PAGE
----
AstraZeneca approaches Gilead about potential merger

AstraZeneca Plc has made a preliminary approach to rival drugmaker Gilead Sciences Inc. about a potential merger.
(Andrew Yates / AFP / Getty Images)

AstraZeneca has made a preliminary approach to rival drugmaker Gilead Sciences Inc. about a potential merger, according to people familiar with the matter, in what would be the biggest healthcare deal on record.

The U.K.-based firm informally contacted Gilead last month to gauge its interest in a possible tie-up, the people said, asking not to be identified because the details are private. AstraZeneca didn’t specify terms for any transaction, they said. Although Gilead has discussed the idea with advisors, no decisions have been made on how to proceed and the companies aren’t in formal talks, the people added.

AstraZeneca, valued at $140 billion, is the U.K.’s biggest drugmaker by market capitalization and has developed treatments for conditions including cancer and cardiovascular disease. Gilead, worth $96 billion at Friday’s close, is the creator of a drug that has received U.S. approval for use with coronavirus patients.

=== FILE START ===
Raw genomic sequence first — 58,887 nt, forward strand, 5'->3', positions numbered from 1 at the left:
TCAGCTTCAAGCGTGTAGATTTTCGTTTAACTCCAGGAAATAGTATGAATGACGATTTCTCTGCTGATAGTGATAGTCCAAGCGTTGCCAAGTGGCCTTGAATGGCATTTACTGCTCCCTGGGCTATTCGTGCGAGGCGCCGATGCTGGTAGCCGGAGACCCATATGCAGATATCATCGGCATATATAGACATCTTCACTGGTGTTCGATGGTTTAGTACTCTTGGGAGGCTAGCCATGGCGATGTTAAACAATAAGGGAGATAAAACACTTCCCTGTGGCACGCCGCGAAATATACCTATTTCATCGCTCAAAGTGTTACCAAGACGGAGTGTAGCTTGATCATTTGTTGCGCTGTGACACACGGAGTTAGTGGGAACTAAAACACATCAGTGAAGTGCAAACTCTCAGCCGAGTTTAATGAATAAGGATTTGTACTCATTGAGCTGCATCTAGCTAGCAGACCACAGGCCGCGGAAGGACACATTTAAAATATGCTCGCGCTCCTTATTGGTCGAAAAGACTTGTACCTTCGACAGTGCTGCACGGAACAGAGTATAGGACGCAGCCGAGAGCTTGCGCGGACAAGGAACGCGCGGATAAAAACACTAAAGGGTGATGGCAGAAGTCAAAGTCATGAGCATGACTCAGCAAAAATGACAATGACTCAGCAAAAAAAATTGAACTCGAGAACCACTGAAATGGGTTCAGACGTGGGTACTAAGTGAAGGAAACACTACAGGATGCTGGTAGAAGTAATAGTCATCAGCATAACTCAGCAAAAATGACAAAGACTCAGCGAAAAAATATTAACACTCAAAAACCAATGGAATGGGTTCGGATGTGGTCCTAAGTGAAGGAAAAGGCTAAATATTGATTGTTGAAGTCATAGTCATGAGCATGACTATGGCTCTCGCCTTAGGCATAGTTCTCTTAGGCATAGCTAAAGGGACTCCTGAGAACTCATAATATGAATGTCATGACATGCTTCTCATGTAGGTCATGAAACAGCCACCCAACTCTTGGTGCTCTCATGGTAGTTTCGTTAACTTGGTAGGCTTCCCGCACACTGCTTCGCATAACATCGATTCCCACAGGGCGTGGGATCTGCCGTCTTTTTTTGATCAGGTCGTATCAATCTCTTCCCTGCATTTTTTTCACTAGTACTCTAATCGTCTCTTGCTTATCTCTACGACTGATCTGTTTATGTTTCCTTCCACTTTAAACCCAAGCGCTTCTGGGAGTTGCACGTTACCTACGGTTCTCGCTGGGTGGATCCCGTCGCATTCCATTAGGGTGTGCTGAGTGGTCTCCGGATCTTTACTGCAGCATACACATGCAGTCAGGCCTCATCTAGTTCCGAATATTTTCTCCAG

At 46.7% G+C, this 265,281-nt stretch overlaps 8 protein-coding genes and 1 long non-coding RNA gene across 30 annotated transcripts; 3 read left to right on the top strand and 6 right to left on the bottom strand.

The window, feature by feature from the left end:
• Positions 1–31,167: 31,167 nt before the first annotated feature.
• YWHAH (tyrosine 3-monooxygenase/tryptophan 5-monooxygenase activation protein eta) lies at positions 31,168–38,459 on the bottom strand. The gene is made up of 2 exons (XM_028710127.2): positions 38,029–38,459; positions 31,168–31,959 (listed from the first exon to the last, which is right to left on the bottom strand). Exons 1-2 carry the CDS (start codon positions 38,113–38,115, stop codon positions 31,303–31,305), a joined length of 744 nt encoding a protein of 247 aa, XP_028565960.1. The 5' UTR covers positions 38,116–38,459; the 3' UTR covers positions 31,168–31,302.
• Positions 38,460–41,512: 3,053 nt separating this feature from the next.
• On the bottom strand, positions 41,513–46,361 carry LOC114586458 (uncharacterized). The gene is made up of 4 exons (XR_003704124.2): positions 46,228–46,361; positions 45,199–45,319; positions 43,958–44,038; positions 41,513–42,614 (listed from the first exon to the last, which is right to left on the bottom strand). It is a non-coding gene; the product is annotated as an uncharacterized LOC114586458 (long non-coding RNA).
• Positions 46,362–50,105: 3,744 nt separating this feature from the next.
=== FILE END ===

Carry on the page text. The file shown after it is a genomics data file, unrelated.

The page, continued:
Gilead is not currently interested in selling to or merging with another big pharmaceutical company, preferring instead to focus its deal strategy on partnerships and smaller acquisitions, the people said. A representative for Gilead declined to comment. A spokesman for AstraZeneca said the company doesn’t comment on “rumors or speculation.”

The overtures show how the pharmaceutical industry landscape could shift at a time when drugmakers are racing to find effective treatments for COVID-19. If a deal goes ahead, it would surpass Bristol-Myers Squibb Co.’s $74-billion takeover of Celgene Corp. last year as the biggest-ever healthcare acquisition, according to data compiled by Bloomberg.

Shares of AstraZeneca have risen about 41% over the last 12 months. Shares of Gilead gained about 19% over the period.

Gilead has attracted investor interest as its antiviral drug for COVID-19, remdesivir, worked its way through clinical trials in recent months. The Foster City, Calif.-based company has seen a steady decline in sales in its hepatitis C franchise and is trying to reinvigorate its drug development pipeline.

Remdesivir, which has an emergency use authorization from the U.S. Food and Drug Administration, has been shown in some early studies to shorten hospital stays for people with COVID-19. SVB Leerink recently forecast that sales of the drug may reach $7.7 billion in 2022.

AstraZeneca — which is helping to manufacture a COVID vaccine developed at the University of Oxford — is no stranger to large-scale, politically sensitive mergers and acquisitions. In 2014 it fended off a $117-billion approach from Pfizer Inc., a deal that attracted attention from U.S. lawmakers as it would have allowed New York-based Pfizer to lower its tax bill by redomiciling in the U.K.